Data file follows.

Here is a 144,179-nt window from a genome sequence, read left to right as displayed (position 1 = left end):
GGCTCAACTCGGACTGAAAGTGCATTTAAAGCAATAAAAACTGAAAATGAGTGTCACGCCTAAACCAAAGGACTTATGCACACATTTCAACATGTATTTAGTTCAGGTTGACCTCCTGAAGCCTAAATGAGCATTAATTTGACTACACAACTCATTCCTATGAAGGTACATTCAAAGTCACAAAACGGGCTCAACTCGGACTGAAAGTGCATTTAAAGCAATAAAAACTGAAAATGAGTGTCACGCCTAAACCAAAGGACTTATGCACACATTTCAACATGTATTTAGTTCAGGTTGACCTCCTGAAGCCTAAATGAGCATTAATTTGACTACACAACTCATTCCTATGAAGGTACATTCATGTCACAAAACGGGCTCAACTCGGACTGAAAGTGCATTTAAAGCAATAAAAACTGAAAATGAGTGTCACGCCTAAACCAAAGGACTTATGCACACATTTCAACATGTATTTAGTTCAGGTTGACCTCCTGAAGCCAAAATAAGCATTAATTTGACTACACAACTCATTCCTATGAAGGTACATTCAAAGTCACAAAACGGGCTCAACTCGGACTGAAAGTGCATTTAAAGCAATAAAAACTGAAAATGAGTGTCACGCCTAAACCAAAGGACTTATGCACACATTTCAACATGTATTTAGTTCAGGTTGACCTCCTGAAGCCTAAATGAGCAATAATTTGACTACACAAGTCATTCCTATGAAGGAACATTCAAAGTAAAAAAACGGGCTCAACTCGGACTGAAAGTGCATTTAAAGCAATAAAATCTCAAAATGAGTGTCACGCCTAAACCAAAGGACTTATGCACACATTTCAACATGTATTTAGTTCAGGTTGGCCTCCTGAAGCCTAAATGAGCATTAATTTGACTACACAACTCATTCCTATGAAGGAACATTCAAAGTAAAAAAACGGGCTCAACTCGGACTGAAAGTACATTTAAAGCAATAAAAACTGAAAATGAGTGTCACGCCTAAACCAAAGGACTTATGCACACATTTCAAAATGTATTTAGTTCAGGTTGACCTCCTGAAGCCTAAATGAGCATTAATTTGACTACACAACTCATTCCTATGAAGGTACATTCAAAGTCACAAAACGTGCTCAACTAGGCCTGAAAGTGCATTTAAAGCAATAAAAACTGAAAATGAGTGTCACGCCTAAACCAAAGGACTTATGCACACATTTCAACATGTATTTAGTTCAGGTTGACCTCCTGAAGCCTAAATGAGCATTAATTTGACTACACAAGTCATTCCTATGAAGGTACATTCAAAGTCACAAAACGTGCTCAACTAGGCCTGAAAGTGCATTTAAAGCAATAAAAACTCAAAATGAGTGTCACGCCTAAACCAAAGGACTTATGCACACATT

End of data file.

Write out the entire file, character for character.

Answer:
Here is a 144,179-nt window from a genome sequence, read left to right as displayed (position 1 = left end):
GGCTCAACTCGGACTGAAAGTGCATTTAAAGCAATAAAAACTGAAAATGAGTGTCACGCCTAAACCAAAGGACTTATGCACACATTTCAACATGTATTTAGTTCAGGTTGACCTCCTGAAGCCTAAATGAGCATTAATTTGACTACACAACTCATTCCTATGAAGGTACATTCAAAGTCACAAAACGGGCTCAACTCGGACTGAAAGTGCATTTAAAGCAATAAAAACTGAAAATGAGTGTCACGCCTAAACCAAAGGACTTATGCACACATTTCAACATGTATTTAGTTCAGGTTGACCTCCTGAAGCCTAAATGAGCATTAATTTGACTACACAACTCATTCCTATGAAGGTACATTCATGTCACAAAACGGGCTCAACTCGGACTGAAAGTGCATTTAAAGCAATAAAAACTGAAAATGAGTGTCACGCCTAAACCAAAGGACTTATGCACACATTTCAACATGTATTTAGTTCAGGTTGACCTCCTGAAGCCAAAATAAGCATTAATTTGACTACACAACTCATTCCTATGAAGGTACATTCAAAGTCACAAAACGGGCTCAACTCGGACTGAAAGTGCATTTAAAGCAATAAAAACTGAAAATGAGTGTCACGCCTAAACCAAAGGACTTATGCACACATTTCAACATGTATTTAGTTCAGGTTGACCTCCTGAAGCCTAAATGAGCAATAATTTGACTACACAAGTCATTCCTATGAAGGAACATTCAAAGTAAAAAAACGGGCTCAACTCGGACTGAAAGTGCATTTAAAGCAATAAAATCTCAAAATGAGTGTCACGCCTAAACCAAAGGACTTATGCACACATTTCAACATGTATTTAGTTCAGGTTGGCCTCCTGAAGCCTAAATGAGCATTAATTTGACTACACAACTCATTCCTATGAAGGAACATTCAAAGTAAAAAAACGGGCTCAACTCGGACTGAAAGTACATTTAAAGCAATAAAAACTGAAAATGAGTGTCACGCCTAAACCAAAGGACTTATGCACACATTTCAAAATGTATTTAGTTCAGGTTGACCTCCTGAAGCCTAAATGAGCATTAATTTGACTACACAACTCATTCCTATGAAGGTACATTCAAAGTCACAAAACGTGCTCAACTAGGCCTGAAAGTGCATTTAAAGCAATAAAAACTGAAAATGAGTGTCACGCCTAAACCAAAGGACTTATGCACACATTTCAACATGTATTTAGTTCAGGTTGACCTCCTGAAGCCTAAATGAGCATTAATTTGACTACACAAGTCATTCCTATGAAGGTACATTCAAAGTCACAAAACGTGCTCAACTAGGCCTGAAAGTGCATTTAAAGCAATAAAAACTCAAAATGAGTGTCACGCCTAAACCAAAGGACTTATGCACACATT